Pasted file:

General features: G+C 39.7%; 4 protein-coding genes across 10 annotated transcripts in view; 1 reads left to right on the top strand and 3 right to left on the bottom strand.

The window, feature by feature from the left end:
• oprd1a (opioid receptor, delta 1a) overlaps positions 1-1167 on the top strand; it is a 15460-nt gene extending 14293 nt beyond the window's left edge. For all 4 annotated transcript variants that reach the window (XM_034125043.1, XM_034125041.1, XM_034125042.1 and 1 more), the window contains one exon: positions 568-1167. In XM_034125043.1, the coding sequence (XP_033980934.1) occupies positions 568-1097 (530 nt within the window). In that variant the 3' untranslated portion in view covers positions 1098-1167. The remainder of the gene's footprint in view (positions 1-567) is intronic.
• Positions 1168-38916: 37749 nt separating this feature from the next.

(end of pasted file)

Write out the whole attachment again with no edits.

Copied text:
General features: G+C 39.7%; 4 protein-coding genes across 10 annotated transcripts in view; 1 reads left to right on the top strand and 3 right to left on the bottom strand.

The window, feature by feature from the left end:
• oprd1a (opioid receptor, delta 1a) overlaps positions 1-1167 on the top strand; it is a 15460-nt gene extending 14293 nt beyond the window's left edge. For all 4 annotated transcript variants that reach the window (XM_034125043.1, XM_034125041.1, XM_034125042.1 and 1 more), the window contains one exon: positions 568-1167. In XM_034125043.1, the coding sequence (XP_033980934.1) occupies positions 568-1097 (530 nt within the window). In that variant the 3' untranslated portion in view covers positions 1098-1167. The remainder of the gene's footprint in view (positions 1-567) is intronic.
• Positions 1168-38916: 37749 nt separating this feature from the next.